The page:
By Ken Carter
Resident Bishop, Florida Area, United Methodist Church
First, read Luke 22:7-20
We are created for community, and we have a fundamental need and desire for relationships. And yet, if we live long enough we will inevitably be harmed by other people, or the people we love will be damaged. If we are honest, through the evil we have done, or the good we have left undone, we will also damage and harm other people.
These two realities exist in tension with each other: our need for community, and the behaviors that lead us away from relationships with each other. The Quaker contemplative and social activist Parker Palmer offers a compelling insight. It is one prompted by the question of how Jesus could stay at the table with Judas and the other disciples, in the awareness of their betrayal of him:
“Community is not so much a demonstration of heaven as it is a via negativa to God. We will always be disillusioned by community. But in the spiritual life disillusionment is a good thing: it means losing out illusions about ourselves and each other. As those illusions fall away we will be able to see reality and truth more clearly. And the truth is that we can rely on God to make community among us even - and especially - when our own efforts fail ... And here is the paradox: as we become disillusioned with community and more dependent on God, we become more available for true community with each other ... Seeing ourselves and each other clearly, yet seeing God’s continual healing presence among us, we can begin to experience the fruits of the Spirit with each other: love, joy, peace, patience, kindness, goodness and gentleness.”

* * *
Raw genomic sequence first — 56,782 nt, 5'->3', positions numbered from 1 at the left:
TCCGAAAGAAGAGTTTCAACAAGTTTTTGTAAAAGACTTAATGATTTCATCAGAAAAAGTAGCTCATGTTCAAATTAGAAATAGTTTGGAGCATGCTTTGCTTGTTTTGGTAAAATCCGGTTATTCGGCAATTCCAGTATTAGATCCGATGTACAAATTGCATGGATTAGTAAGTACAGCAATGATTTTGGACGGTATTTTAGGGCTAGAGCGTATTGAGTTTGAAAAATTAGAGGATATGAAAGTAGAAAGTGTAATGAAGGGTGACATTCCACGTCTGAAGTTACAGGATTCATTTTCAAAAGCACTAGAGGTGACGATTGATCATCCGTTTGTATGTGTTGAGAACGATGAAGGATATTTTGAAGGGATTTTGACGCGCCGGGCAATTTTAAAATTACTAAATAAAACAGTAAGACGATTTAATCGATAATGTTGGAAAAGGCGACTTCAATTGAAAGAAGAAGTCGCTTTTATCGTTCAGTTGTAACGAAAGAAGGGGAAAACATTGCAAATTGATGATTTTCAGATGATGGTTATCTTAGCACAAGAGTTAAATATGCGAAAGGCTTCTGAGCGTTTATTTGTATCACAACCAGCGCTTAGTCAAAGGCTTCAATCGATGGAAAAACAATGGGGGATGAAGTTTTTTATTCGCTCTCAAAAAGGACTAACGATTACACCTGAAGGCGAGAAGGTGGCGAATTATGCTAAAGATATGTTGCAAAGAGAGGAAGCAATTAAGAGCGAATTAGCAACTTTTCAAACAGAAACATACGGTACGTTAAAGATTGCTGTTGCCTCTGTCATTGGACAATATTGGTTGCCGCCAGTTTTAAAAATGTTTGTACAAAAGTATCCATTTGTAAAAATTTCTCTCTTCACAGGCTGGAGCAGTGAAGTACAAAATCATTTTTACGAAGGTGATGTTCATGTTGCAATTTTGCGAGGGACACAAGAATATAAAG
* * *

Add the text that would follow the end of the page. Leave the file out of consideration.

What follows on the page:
(From his unpublished essay, "On Staying At The Table”)
Jesus’ command of the disciples (and us!) to love one another is given not in an environment of naivete and innocence. His is a radical call to integrate our human nature - in this instance, betrayal - and our human destiny: to build the beloved community of sinners, present at the table only through the grace of the One who created us, who knows us completely, and yet who loves us, and believes, against all odds, that we might love one another.
In our pursuit of mercy and justice, compassion and righteousness, may we stay at the table with each other. May those who welcome LGBTQ persons, march for the unborn, campaign for the trafficked, keep vigil for the condemned, stand with the farm workers, and provide sanctuary for the abused feast together in the presence of the Lord. And may we know it to be a table of sacrifice and love: Jesus, crucified and risen, is with us on this evening.
Prayer: In the breaking of bread, in the pouring of the cup, and in the offering of our lives on behalf of others, may we live in communion with you, Loving Jesus, and each other. Amen.
- With whom do you find it most difficult to stay in relationship?
- Who are the persons excluded from our tables and why?
- Can you reflect on an experience of deep disillusionment? And can you have a conversation with Jesus about it?